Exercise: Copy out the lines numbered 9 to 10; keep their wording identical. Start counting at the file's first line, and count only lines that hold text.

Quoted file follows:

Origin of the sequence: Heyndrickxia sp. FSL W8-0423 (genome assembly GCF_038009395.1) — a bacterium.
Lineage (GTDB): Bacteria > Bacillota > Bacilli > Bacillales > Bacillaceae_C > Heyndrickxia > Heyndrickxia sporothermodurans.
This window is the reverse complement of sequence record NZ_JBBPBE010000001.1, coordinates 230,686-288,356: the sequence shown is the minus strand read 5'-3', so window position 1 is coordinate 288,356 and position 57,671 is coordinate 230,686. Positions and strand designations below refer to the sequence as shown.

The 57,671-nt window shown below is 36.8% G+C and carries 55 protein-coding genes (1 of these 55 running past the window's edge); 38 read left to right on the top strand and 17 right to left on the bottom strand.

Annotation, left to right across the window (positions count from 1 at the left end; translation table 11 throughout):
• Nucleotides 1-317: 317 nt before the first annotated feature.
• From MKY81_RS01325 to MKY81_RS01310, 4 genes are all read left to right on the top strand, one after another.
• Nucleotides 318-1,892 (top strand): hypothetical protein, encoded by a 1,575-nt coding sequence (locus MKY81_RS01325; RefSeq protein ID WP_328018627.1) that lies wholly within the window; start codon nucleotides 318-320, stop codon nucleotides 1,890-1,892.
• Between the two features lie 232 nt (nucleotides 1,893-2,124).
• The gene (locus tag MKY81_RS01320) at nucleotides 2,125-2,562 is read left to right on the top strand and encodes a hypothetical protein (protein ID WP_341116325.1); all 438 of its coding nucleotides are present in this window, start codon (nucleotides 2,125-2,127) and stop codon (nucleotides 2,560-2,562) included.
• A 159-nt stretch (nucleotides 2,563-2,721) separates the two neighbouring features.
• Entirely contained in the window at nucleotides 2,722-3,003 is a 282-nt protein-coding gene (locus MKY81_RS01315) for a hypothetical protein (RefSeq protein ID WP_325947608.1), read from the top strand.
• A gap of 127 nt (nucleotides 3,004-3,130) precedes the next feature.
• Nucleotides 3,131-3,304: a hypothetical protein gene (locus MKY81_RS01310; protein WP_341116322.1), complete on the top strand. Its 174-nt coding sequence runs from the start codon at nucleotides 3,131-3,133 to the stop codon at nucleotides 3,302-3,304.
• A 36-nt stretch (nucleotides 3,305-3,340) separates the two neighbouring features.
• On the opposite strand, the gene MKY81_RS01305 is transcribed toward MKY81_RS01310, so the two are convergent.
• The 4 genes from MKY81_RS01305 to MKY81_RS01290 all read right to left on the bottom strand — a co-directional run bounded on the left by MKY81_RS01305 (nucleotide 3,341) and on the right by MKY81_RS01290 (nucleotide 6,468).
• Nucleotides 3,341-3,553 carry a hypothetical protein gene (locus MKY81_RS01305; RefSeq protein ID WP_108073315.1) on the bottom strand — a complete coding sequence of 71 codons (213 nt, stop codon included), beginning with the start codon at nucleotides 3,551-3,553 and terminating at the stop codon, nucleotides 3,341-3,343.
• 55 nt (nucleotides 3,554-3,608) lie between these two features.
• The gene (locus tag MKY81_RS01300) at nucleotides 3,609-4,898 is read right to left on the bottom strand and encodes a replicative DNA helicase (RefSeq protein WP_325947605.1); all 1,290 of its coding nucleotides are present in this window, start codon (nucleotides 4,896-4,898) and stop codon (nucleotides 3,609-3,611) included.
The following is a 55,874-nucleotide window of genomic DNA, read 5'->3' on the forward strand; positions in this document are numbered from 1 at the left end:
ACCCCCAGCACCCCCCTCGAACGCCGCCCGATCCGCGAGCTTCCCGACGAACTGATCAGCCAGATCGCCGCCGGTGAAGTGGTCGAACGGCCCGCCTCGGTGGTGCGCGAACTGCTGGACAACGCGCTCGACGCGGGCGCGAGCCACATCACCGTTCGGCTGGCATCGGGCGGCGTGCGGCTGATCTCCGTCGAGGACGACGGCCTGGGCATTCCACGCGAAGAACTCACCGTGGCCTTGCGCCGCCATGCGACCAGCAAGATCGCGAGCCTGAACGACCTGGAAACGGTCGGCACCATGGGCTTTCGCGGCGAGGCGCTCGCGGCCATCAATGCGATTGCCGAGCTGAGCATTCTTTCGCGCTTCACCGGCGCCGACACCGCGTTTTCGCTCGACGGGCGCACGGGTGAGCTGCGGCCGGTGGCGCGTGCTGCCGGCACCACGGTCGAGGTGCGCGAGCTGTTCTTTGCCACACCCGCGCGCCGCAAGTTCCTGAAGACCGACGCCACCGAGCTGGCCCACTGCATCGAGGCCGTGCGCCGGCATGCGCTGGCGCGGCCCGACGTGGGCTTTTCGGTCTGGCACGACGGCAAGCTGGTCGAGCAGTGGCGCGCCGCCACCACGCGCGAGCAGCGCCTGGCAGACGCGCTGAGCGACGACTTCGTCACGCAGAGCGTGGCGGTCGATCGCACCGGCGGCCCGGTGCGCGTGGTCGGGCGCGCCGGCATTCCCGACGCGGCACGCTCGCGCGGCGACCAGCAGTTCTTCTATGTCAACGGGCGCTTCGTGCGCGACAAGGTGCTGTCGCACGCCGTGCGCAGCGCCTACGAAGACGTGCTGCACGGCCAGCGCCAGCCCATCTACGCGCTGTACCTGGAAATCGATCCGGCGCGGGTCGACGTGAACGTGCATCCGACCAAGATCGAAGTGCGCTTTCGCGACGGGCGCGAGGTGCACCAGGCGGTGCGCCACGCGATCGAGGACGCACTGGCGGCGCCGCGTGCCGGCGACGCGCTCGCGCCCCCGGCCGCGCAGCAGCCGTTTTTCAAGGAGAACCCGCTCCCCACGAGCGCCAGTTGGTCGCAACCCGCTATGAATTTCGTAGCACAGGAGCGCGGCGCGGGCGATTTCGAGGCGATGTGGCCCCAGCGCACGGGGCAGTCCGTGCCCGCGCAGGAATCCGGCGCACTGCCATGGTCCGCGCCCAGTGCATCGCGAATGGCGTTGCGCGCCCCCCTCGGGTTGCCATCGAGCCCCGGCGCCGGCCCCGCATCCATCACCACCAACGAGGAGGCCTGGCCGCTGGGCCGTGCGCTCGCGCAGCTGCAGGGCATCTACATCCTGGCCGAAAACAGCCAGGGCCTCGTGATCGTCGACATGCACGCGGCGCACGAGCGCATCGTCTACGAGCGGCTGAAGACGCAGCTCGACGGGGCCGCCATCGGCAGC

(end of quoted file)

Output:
• Between the two features lie 232 nt (nucleotides 1,893-2,124).
• The gene (locus tag MKY81_RS01320) at nucleotides 2,125-2,562 is read left to right on the top strand and encodes a hypothetical protein (protein ID WP_341116325.1); all 438 of its coding nucleotides are present in this window, start codon (nucleotides 2,125-2,127) and stop codon (nucleotides 2,560-2,562) included.